San Luis Obispo County Flood Control District in California is launching a five-year programme to strengthen the 50.5m high Lopez Lake dam, in response to recent findings and several studies that say the dam could fail during an earthquake. The cost of repairs to the water supply dam are expected to be paid by the water users in the County. Lopez Lake has a capacity of nearly 52,000 acre-feet.

  California state dam safety division initially required the County to maintain the lake at 60% of capacity, due to safety concerns. In 1993, it raised the allowed limit to 72%, and more recently that limit was raised to 83% capacity. The order to keep the lake below maximum capacity is meant to minimise the risk to downstream residents due to a possible dam failure.

The state dam safety division has determined that the alluvial foundation below the dam’s downstream embankment slope could lose strength under severe seismic loading, and could cause uncontrolled releases of the reservoir contents. A fault line runs a half-mile away from Lopez and is considered inactive, though experts studied what might happen in the event of a 7.5 magnitude earthquake on that fault. An earthquake that measures 7.5 on the Richter scale has four times more ground motion than the 1989 Loma Prieta earthquake — measuring 7.1 on the scale — which led to the collapse of a section of the Bay Bridge and killed more than 60 people. The 1906 San Francisco earthquake measured 8.3.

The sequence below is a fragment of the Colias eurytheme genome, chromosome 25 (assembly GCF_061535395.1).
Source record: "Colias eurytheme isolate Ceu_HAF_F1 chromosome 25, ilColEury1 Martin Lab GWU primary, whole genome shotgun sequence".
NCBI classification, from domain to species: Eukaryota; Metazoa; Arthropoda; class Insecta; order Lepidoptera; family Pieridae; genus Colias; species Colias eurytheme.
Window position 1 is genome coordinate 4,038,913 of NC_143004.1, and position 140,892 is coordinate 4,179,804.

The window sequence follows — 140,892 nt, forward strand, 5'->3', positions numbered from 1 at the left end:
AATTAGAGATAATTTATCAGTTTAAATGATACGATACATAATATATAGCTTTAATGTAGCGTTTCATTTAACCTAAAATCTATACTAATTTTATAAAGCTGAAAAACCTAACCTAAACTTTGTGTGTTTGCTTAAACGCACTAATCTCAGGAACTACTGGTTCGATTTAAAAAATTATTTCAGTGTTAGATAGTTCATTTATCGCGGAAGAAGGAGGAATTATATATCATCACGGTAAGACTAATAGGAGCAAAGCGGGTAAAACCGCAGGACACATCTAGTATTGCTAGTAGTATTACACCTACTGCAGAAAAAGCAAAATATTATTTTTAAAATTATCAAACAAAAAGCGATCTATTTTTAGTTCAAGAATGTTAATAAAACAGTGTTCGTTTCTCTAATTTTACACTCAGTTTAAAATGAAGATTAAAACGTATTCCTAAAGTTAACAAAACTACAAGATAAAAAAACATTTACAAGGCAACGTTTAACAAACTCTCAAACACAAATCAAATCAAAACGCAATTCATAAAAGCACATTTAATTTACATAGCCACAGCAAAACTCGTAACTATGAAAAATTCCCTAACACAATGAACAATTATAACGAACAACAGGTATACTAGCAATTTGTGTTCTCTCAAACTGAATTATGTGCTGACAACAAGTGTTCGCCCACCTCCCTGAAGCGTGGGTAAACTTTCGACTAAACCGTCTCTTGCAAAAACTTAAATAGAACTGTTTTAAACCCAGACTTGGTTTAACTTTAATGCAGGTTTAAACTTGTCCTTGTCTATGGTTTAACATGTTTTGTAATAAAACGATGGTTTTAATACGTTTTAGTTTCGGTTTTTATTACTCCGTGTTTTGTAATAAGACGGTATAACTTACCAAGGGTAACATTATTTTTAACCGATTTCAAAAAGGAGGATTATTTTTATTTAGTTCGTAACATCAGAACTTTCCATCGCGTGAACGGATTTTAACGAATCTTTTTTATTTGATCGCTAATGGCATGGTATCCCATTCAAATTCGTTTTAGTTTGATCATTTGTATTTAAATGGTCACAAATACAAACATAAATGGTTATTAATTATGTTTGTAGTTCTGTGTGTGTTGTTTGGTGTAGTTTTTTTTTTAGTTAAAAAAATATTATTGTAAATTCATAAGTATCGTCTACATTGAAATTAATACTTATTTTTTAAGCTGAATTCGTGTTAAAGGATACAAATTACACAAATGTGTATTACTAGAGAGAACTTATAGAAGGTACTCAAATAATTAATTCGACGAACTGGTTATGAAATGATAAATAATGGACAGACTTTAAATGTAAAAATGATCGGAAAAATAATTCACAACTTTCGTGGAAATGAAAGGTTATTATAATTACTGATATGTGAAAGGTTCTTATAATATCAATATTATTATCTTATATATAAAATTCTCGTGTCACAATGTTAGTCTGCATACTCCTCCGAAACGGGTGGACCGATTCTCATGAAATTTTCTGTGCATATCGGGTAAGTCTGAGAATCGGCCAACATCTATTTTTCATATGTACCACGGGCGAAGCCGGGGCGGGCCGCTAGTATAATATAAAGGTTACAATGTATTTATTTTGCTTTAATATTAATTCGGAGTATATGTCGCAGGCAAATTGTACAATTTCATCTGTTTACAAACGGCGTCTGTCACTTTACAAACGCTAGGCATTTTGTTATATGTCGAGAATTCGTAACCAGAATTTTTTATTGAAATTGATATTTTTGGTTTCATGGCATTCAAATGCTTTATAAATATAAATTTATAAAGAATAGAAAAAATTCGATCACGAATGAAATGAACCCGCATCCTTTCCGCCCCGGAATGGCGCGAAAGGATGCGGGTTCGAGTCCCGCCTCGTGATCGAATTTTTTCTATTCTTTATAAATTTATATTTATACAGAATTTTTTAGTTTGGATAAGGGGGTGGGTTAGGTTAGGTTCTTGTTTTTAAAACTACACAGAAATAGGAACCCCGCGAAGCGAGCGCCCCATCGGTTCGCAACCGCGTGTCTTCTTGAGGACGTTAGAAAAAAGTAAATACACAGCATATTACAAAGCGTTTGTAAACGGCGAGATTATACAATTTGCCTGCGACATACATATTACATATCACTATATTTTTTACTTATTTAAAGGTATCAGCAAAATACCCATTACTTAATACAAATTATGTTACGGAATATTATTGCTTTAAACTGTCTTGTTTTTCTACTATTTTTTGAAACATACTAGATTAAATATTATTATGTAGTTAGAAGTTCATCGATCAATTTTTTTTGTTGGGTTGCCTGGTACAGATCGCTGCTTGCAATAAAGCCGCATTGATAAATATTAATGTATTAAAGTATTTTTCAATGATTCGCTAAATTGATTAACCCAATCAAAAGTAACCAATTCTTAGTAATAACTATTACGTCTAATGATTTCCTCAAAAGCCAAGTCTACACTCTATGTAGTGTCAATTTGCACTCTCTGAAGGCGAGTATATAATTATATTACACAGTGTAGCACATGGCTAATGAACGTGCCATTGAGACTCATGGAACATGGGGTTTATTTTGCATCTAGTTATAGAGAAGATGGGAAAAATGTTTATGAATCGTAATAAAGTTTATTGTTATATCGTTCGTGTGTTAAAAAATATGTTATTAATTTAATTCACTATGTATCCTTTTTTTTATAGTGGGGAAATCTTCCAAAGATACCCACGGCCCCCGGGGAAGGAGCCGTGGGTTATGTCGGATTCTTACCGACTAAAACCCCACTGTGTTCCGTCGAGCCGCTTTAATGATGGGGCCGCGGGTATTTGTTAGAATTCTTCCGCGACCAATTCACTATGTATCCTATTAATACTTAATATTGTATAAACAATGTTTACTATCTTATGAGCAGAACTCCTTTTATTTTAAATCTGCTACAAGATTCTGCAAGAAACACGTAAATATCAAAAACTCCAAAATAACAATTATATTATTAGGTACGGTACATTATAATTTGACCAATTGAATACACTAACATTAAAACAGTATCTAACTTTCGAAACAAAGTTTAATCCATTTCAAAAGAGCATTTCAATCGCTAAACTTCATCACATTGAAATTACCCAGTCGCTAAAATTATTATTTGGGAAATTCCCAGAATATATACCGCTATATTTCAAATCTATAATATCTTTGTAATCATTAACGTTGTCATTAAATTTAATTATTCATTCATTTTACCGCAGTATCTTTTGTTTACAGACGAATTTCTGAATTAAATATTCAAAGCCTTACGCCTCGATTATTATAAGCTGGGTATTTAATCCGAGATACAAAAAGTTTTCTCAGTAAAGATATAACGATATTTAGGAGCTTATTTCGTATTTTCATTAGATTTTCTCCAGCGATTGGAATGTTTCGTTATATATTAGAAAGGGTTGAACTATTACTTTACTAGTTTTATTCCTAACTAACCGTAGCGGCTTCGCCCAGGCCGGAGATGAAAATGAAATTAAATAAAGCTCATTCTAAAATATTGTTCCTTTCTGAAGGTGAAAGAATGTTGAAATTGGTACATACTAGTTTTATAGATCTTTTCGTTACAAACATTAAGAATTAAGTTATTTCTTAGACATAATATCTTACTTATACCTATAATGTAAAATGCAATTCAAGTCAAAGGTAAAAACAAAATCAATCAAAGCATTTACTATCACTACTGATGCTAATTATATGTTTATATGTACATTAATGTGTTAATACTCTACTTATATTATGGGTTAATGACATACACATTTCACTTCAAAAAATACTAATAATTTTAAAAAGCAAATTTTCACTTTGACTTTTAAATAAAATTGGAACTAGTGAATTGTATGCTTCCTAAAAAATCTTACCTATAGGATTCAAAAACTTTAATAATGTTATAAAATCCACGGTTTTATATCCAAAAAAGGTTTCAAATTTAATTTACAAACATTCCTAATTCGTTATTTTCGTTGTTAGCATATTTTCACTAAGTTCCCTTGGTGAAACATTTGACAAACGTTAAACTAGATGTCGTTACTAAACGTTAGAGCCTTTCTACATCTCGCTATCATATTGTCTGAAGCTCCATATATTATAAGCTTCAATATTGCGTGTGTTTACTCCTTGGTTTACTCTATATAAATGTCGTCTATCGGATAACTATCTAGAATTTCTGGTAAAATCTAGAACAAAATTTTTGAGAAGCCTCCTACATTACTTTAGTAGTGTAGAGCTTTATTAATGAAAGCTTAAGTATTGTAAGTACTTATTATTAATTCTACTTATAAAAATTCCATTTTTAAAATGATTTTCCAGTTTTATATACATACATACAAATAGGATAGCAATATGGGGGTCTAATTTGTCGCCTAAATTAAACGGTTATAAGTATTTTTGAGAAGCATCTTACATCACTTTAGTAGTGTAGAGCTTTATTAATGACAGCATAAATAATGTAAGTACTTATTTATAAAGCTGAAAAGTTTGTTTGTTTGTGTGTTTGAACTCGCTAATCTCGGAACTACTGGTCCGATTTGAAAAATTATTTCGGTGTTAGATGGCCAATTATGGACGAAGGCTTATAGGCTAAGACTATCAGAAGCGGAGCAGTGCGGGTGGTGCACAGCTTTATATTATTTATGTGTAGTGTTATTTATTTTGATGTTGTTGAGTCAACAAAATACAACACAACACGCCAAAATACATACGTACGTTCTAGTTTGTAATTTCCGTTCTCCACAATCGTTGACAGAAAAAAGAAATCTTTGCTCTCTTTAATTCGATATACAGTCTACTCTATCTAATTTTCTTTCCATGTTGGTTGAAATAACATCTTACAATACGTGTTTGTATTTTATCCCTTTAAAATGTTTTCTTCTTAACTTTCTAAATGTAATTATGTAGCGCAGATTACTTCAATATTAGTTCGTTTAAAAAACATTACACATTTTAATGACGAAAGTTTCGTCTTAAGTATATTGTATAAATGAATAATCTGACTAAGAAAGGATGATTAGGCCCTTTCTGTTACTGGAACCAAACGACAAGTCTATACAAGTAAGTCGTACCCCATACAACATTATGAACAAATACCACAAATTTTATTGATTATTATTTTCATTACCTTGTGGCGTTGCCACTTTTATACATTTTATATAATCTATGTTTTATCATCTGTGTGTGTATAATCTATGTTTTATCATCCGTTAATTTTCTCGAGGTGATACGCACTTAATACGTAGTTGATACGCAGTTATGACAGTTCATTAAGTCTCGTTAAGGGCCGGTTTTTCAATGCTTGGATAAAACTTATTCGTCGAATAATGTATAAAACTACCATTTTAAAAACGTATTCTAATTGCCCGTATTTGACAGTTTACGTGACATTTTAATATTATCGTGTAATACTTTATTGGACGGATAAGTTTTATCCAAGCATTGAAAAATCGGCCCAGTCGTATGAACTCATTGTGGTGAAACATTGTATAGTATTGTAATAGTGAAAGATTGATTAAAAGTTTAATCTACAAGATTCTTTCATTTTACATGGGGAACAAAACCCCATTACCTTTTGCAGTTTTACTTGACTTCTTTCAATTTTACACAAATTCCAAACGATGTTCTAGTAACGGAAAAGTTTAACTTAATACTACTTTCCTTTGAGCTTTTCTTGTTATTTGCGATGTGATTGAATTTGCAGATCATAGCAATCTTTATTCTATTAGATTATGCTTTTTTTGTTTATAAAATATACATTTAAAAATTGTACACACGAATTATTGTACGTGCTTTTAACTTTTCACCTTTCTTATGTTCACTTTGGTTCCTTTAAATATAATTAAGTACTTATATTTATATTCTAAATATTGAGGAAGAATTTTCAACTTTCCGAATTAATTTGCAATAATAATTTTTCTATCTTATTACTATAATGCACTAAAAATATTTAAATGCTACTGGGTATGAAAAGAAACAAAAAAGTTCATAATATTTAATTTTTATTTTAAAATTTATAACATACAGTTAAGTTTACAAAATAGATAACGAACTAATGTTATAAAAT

Another round of studies were expected to begin in July to help choose the best alternative way to retrofit the dam and make it earthquake-proof. The studies will last approximately six months and cost US$300,000, which will be paid out of county Flood Control and Water Conservation District reserves. Dam renovations are expected to begin in the fall of 2000 and end in mid-2002.

According to State of California Dam Safety Division, at least 94 of the more than 1200 dams in the state have undergone seismic renovations since 1971.